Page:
Today marked the long-awaited courtroom showdown of notorious copyright porno trolls Prenda Law (previous posts) and United States District Judge Otis D. Wright II, the judge who figured out that Prenda was running something that looked a blackmail racket that involved systematic fraud against courts around the country. After stalling and fum-fuhing, Prenda's lawyers and principals were dragged before Judge Wright, where they sat for a hearing that ran for 12 whole minutes before Wright furiously banished them from his courtroom. Ken "Popehat" White was there, and sent tantalizing tweets about the total trainwreck he'd witnessed, which he has now had a chance to write up in full.
In a nutshell, the Prendateers showed up and took the Fifth, refusing to speak. Their lawyer tried to enter some argument into the record, but the judge didn't allow it. Prenda had filed no briefs, and had been called to answer basic, factual questions about lawsuits. Wright wasn't happy about it. Ken has written up a list of likely consequences Prenda will now face. It's not pretty. At very least, the firm and its activities are at an end. At most (though not likely), this could end in prison for the principals here.
Judge Wright grew steadily and visibly more outraged. "I want to know if some of my conjecture is accurate — and the only way to know is to have the principals here and ask them questions. This is an opportunity for them to protect themselves," he said. But Steele's lawyer confirmed his client would exercise his right to remain silent. Attorneys for Paul Hansmeier, Paul Duffy, and Angela Van Den Hemel confirmed their clients, too, would invoke their rights to remain silent. Judge Wright did not — unless I missed it — confirm whether Peter Hansmeier or Mark Lutz would answer questions.
An Opportunity To Be Heard
Heather Rosing, appearing for Paul Duffy, Angela Van Den Hemel, and Prenda Law, rose and asked Judge Wright for an opportunity to present "about a half hour" of argument on the points in his Order to Show Cause. Look: when you are a lawyer, representing a client, you have to stand up. You have to hold your ground even in the face of a furious federal judge. When a judge is yelling at you, however unsettling it is, you have to hold fast and remember you are there to represent the interests of your client against the terrible power of the court. Heather Rosing stood up, and has my admiration, whatever I think of her clients.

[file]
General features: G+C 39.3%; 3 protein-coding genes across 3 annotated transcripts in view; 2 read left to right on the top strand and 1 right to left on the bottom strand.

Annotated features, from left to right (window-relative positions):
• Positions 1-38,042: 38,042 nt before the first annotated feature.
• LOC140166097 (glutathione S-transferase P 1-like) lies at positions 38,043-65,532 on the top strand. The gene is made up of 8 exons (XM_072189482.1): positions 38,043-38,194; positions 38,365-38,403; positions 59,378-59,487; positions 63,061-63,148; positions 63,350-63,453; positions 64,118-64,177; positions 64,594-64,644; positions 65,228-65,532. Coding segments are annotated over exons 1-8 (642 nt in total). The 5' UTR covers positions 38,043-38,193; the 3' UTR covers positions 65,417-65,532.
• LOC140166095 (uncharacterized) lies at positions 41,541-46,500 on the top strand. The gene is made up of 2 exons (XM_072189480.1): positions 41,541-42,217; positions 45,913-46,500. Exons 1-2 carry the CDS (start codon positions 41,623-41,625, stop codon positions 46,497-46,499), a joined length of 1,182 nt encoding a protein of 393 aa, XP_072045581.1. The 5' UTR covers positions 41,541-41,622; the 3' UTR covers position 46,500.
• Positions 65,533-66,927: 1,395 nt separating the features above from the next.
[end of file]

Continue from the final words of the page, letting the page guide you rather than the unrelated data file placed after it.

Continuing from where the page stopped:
Judge Wright was uninterested in hearing legal argument, as opposed to testimony or evidence. "My clients have a right to a reasonable opportunity to be heard," Ms. Rosing protested. "Excuse me?" thundered Judge Wright, probably thinking — not unreasonably — that Ms. Rosing's clients could have filed briefs in advance to address any legal arguments they had, and that Ms. Rosing's clients have been evading questions for months. Judge Wright began to count off the questions he wanted answered. "I'm looking for facts," he said. He wanted to know who directs Prenda Law's litigation efforts, who makes its decisions, whether there is another Alan Cooper, and what happens with the money Prenda Law makes from settlements. Ms. Rosing answered (wisely, and properly) that she could not personally testify to those things. Why, Judge Wright demanded, did Prenda Law conceal its attorneys' financial interest in the cases? "There's no evidence that they have an interest," Ms. Rosing protested. "Excuse me?" Judge Wright boomed even louder. Were there windows, they would have rattled. "Have you read Paul Hansmeier's deposition?" he demanded, referring to the bizarre deposition in which Paul Hansmeier failed to explain Prenda Law's shadowy owners or flow of funds. "I have," Ms. Rosing said, but stood her ground.